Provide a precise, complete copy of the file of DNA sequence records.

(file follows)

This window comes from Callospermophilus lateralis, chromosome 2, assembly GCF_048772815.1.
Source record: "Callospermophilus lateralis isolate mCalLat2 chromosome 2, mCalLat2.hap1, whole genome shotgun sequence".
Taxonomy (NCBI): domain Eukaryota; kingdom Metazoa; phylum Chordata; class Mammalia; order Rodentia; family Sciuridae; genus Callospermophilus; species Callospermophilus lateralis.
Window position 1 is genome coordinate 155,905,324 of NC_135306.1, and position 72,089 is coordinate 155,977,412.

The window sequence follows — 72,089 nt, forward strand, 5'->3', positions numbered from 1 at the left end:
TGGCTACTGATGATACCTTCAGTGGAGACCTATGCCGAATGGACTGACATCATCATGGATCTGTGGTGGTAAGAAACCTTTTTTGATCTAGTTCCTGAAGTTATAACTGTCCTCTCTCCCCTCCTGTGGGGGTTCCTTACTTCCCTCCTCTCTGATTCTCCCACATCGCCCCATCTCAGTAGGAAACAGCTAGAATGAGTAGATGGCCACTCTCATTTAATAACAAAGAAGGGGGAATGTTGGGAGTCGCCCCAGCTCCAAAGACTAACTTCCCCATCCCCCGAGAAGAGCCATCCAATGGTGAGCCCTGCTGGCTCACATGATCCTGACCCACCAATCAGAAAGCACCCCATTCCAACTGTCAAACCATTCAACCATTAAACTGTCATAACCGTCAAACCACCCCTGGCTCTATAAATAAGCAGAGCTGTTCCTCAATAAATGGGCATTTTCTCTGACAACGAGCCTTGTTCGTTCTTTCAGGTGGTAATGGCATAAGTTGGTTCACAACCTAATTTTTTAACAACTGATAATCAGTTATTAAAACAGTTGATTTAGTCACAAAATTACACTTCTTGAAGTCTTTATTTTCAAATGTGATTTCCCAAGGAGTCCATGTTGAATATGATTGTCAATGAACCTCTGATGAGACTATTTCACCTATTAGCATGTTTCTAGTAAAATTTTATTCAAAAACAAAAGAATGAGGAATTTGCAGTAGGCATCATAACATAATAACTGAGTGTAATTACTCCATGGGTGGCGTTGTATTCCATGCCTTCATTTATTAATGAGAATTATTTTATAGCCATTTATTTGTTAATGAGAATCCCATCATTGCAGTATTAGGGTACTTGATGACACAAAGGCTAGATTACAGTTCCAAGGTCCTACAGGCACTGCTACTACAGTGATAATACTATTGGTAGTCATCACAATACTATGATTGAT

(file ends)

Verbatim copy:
This window comes from Callospermophilus lateralis, chromosome 2, assembly GCF_048772815.1.
Source record: "Callospermophilus lateralis isolate mCalLat2 chromosome 2, mCalLat2.hap1, whole genome shotgun sequence".
Taxonomy (NCBI): domain Eukaryota; kingdom Metazoa; phylum Chordata; class Mammalia; order Rodentia; family Sciuridae; genus Callospermophilus; species Callospermophilus lateralis.
Window position 1 is genome coordinate 155,905,324 of NC_135306.1, and position 72,089 is coordinate 155,977,412.

The window sequence follows — 72,089 nt, forward strand, 5'->3', positions numbered from 1 at the left end:
TGGCTACTGATGATACCTTCAGTGGAGACCTATGCCGAATGGACTGACATCATCATGGATCTGTGGTGGTAAGAAACCTTTTTTGATCTAGTTCCTGAAGTTATAACTGTCCTCTCTCCCCTCCTGTGGGGGTTCCTTACTTCCCTCCTCTCTGATTCTCCCACATCGCCCCATCTCAGTAGGAAACAGCTAGAATGAGTAGATGGCCACTCTCATTTAATAACAAAGAAGGGGGAATGTTGGGAGTCGCCCCAGCTCCAAAGACTAACTTCCCCATCCCCCGAGAAGAGCCATCCAATGGTGAGCCCTGCTGGCTCACATGATCCTGACCCACCAATCAGAAAGCACCCCATTCCAACTGTCAAACCATTCAACCATTAAACTGTCATAACCGTCAAACCACCCCTGGCTCTATAAATAAGCAGAGCTGTTCCTCAATAAATGGGCATTTTCTCTGACAACGAGCCTTGTTCGTTCTTTCAGGTGGTAATGGCATAAGTTGGTTCACAACCTAATTTTTTAACAACTGATAATCAGTTATTAAAACAGTTGATTTAGTCACAAAATTACACTTCTTGAAGTCTTTATTTTCAAATGTGATTTCCCAAGGAGTCCATGTTGAATATGATTGTCAATGAACCTCTGATGAGACTATTTCACCTATTAGCATGTTTCTAGTAAAATTTTATTCAAAAACAAAAGAATGAGGAATTTGCAGTAGGCATCATAACATAATAACTGAGTGTAATTACTCCATGGGTGGCGTTGTATTCCATGCCTTCATTTATTAATGAGAATTATTTTATAGCCATTTATTTGTTAATGAGAATCCCATCATTGCAGTATTAGGGTACTTGATGACACAAAGGCTAGATTACAGTTCCAAGGTCCTACAGGCACTGCTACTACAGTGATAATACTATTGGTAGTCATCACAATACTATGATTGAT